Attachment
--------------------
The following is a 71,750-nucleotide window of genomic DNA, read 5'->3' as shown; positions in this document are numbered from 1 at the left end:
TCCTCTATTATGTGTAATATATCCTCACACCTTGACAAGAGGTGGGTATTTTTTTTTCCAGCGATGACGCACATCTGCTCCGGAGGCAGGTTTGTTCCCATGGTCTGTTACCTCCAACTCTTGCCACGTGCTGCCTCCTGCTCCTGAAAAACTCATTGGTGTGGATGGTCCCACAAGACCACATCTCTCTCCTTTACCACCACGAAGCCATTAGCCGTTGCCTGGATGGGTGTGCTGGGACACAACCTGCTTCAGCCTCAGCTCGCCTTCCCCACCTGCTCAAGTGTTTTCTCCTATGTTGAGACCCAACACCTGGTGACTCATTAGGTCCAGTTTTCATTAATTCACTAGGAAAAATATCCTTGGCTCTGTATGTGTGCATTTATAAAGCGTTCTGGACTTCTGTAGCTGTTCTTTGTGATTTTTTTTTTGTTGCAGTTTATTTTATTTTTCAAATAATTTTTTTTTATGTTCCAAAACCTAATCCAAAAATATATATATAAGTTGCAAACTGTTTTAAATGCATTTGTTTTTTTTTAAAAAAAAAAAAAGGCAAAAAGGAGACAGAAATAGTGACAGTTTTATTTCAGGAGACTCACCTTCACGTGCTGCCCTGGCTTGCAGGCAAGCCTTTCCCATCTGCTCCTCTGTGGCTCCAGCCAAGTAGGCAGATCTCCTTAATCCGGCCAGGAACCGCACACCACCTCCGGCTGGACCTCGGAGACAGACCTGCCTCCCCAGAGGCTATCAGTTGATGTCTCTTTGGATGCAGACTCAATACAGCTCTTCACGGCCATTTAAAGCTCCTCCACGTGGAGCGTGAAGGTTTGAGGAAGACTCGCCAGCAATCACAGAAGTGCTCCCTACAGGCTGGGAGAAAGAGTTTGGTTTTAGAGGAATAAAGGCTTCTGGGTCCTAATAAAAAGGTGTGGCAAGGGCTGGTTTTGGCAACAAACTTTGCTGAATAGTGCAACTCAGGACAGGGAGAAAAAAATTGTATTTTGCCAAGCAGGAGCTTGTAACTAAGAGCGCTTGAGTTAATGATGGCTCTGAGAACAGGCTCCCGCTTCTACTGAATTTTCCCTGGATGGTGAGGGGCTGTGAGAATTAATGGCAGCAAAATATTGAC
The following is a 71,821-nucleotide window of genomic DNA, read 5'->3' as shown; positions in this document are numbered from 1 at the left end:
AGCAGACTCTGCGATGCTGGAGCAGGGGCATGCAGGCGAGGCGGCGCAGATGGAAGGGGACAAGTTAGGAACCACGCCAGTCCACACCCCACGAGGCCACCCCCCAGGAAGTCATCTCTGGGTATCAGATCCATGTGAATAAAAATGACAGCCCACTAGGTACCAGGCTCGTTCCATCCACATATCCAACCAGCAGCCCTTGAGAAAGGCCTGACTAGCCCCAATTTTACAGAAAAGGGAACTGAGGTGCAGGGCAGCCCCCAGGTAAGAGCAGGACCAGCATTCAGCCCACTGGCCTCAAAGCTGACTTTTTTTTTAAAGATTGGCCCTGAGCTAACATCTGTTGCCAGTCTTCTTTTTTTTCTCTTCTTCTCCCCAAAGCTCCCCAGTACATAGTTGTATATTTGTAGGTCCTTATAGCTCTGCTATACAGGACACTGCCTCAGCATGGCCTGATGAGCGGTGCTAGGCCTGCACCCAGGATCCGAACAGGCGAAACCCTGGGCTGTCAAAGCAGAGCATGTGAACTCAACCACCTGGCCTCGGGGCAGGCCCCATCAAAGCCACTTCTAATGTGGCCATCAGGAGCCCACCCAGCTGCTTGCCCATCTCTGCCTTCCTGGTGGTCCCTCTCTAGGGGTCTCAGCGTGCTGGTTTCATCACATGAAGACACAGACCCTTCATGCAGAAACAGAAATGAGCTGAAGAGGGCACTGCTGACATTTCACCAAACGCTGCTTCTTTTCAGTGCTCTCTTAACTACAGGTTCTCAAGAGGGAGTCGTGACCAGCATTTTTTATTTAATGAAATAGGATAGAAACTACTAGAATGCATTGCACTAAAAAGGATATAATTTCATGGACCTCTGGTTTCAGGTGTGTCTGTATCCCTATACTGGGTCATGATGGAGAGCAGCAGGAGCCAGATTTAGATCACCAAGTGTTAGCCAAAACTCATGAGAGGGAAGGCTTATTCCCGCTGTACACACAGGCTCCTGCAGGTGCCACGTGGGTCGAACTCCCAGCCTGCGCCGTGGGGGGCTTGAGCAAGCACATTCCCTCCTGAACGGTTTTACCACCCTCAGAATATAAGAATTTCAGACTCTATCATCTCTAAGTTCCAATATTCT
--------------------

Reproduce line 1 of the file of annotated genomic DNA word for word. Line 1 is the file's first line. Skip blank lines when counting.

The following is a 71,750-nucleotide window of genomic DNA, read 5'->3' as shown; positions in this document are numbered from 1 at the left end: